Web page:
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I am building a small embedded system of two nodes that communicate wirelessly. The microcontrollers I'm using are very limited: they only have 256 bytes of RAM. I would like to be able to authenticate messages sent and received between the nodes, but traditional methods such as HMAC aren't possible because of the constraints of the system (lack of RAM).

I do have a large (2 megabit) EEPROM that is largely unused. I would like to use this space to store a (relatively) large one-time pad that could be used to authenticate the messages, which are only a few bytes long. I do not care about the secrecy of the messages, only their unforgeability and integrity. If only, say, 4 bytes of pad are used per message, the pad should far outlast the system's expected usefulness. Finally, messages are not guaranteed to be received by the other node (for example, due to interference, malicious or not).

Are there any schemes that use a one-time pad for message authentication? Assume the one-time pad is truly random. Or is this an entirely hair-brained idea that is inherently insecure?

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  • $\begingroup$ Not hare-brained, but you need enough bits in each of message to defend against corrupted or tampered messages, which takes a lot more than 4 bits. You also need to consider how these machines will securely re-sync if a message is lost. Restarting a one-time pad would make it be more than one-time! $\endgroup$ – John Deters Mar 24 '15 at 22:32
  • $\begingroup$ Well, each machine could send its current offset as part of the message. And I said 4 bytes, not bits, of pad per message. Even more is acceptable really. But I still need to sign that message using the pad somehow. $\endgroup$ – thirtythreeforty Mar 24 '15 at 22:33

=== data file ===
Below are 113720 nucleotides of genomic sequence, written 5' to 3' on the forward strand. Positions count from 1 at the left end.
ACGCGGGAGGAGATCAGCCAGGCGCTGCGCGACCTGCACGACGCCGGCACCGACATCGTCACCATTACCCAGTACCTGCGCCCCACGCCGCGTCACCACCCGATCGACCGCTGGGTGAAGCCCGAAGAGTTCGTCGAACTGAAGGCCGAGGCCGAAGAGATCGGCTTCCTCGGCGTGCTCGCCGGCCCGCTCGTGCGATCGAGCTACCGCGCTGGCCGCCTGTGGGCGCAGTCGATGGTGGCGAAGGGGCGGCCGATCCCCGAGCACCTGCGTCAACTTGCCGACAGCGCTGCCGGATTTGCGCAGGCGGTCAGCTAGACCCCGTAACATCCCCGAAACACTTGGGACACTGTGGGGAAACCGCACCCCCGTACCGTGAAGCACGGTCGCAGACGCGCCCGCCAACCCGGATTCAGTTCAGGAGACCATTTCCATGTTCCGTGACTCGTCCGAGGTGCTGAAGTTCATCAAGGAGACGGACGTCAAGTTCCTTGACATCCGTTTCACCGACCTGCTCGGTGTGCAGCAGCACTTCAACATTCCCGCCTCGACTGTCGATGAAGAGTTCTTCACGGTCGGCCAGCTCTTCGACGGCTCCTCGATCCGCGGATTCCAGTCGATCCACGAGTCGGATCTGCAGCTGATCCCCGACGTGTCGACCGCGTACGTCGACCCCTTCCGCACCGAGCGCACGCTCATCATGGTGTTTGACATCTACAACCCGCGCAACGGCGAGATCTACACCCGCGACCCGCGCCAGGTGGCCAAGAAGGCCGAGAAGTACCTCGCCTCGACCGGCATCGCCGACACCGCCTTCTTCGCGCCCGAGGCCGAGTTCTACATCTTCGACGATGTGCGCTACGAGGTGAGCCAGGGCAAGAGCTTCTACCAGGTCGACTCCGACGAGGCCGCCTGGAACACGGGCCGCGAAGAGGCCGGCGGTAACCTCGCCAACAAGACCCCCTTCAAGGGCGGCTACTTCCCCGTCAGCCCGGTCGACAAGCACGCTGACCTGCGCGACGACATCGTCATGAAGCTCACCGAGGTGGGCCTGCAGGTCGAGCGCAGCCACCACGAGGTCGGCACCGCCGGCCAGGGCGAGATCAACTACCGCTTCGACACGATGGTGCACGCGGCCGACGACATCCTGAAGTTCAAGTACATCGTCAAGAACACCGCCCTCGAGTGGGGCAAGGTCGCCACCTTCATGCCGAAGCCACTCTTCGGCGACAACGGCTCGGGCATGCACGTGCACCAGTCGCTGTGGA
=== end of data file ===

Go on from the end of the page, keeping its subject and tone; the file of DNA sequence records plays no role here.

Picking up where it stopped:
• $\begingroup$ What level of integrity protection are you looking for? That is, if someone modified a packet, what is an acceptable level of probability that the modification be undetected? $2^{-16}$? $2^{-64}$? $\endgroup$ – poncho Mar 24 '15 at 23:16
  • $\begingroup$ @poncho, I suppose that depends on whether someone can forge a packet from scratch. If they can, then they can brute force finding a successful packet (although this could be mitigated with backoff). I could accept 2^-16 probability if they can only modify packets that I've legitimately created. If they can just try to forge something, 2^-32 would be better. $\endgroup$ – thirtythreeforty Mar 24 '15 at 23:23
  • $\begingroup$ Have you modeled the value this system is protecting? $2^{32}$ sounds like it would be very simple to brute force attack it. All an attacker needs to do is forge a key offset of 0 for each message, and he has the winning hand. I like @poncho's suggestion of using a minimal-memory strong cypher as both the encryption and hash mechanisms, which gets further away from the roll-your-own nature of the OTP suggestion. $\endgroup$ – John Deters Mar 25 '15 at 1:13